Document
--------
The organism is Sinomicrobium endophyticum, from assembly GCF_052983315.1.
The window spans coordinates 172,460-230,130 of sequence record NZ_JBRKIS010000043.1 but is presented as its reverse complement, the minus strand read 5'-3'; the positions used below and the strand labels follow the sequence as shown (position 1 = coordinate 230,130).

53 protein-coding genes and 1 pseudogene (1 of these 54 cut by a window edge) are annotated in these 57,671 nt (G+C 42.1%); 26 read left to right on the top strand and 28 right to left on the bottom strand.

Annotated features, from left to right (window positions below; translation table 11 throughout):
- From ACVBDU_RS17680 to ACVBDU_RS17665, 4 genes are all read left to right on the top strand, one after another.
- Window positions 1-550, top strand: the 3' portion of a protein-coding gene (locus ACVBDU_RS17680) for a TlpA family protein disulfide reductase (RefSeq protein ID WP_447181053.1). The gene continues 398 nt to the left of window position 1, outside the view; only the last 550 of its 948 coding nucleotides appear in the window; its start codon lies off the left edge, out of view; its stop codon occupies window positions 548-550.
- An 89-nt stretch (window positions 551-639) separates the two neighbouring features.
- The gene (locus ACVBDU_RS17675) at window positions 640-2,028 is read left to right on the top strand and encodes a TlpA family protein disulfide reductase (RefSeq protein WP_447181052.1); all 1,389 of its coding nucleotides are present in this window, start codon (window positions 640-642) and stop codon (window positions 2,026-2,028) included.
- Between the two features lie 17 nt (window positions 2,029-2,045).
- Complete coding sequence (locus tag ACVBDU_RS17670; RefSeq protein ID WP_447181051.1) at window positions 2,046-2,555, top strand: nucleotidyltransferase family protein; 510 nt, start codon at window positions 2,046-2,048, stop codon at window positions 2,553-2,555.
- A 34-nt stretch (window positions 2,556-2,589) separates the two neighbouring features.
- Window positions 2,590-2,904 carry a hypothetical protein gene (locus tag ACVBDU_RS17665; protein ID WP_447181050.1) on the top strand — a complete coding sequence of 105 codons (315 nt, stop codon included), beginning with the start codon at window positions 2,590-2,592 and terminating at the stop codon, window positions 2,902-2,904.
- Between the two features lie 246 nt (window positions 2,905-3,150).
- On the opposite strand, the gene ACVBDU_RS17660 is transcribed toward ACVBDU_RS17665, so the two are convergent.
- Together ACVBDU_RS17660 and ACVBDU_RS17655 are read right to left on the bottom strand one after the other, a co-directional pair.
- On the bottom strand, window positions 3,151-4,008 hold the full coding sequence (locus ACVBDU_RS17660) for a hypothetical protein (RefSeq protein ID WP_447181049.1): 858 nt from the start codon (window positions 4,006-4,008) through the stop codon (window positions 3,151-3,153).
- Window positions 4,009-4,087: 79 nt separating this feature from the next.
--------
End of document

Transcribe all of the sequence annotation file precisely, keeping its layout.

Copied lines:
The organism is Sinomicrobium endophyticum, from assembly GCF_052983315.1.
The window spans coordinates 172,460-230,130 of sequence record NZ_JBRKIS010000043.1 but is presented as its reverse complement, the minus strand read 5'-3'; the positions used below and the strand labels follow the sequence as shown (position 1 = coordinate 230,130).

53 protein-coding genes and 1 pseudogene (1 of these 54 cut by a window edge) are annotated in these 57,671 nt (G+C 42.1%); 26 read left to right on the top strand and 28 right to left on the bottom strand.

Annotated features, from left to right (window positions below; translation table 11 throughout):
- From ACVBDU_RS17680 to ACVBDU_RS17665, 4 genes are all read left to right on the top strand, one after another.
- Window positions 1-550, top strand: the 3' portion of a protein-coding gene (locus ACVBDU_RS17680) for a TlpA family protein disulfide reductase (RefSeq protein ID WP_447181053.1). The gene continues 398 nt to the left of window position 1, outside the view; only the last 550 of its 948 coding nucleotides appear in the window; its start codon lies off the left edge, out of view; its stop codon occupies window positions 548-550.
- An 89-nt stretch (window positions 551-639) separates the two neighbouring features.
- The gene (locus ACVBDU_RS17675) at window positions 640-2,028 is read left to right on the top strand and encodes a TlpA family protein disulfide reductase (RefSeq protein WP_447181052.1); all 1,389 of its coding nucleotides are present in this window, start codon (window positions 640-642) and stop codon (window positions 2,026-2,028) included.
- Between the two features lie 17 nt (window positions 2,029-2,045).
- Complete coding sequence (locus tag ACVBDU_RS17670; RefSeq protein ID WP_447181051.1) at window positions 2,046-2,555, top strand: nucleotidyltransferase family protein; 510 nt, start codon at window positions 2,046-2,048, stop codon at window positions 2,553-2,555.
- A 34-nt stretch (window positions 2,556-2,589) separates the two neighbouring features.
- Window positions 2,590-2,904 carry a hypothetical protein gene (locus tag ACVBDU_RS17665; protein ID WP_447181050.1) on the top strand — a complete coding sequence of 105 codons (315 nt, stop codon included), beginning with the start codon at window positions 2,590-2,592 and terminating at the stop codon, window positions 2,902-2,904.
- Between the two features lie 246 nt (window positions 2,905-3,150).
- On the opposite strand, the gene ACVBDU_RS17660 is transcribed toward ACVBDU_RS17665, so the two are convergent.
- Together ACVBDU_RS17660 and ACVBDU_RS17655 are read right to left on the bottom strand one after the other, a co-directional pair.
- On the bottom strand, window positions 3,151-4,008 hold the full coding sequence (locus ACVBDU_RS17660) for a hypothetical protein (RefSeq protein ID WP_447181049.1): 858 nt from the start codon (window positions 4,006-4,008) through the stop codon (window positions 3,151-3,153).
- Window positions 4,009-4,087: 79 nt separating this feature from the next.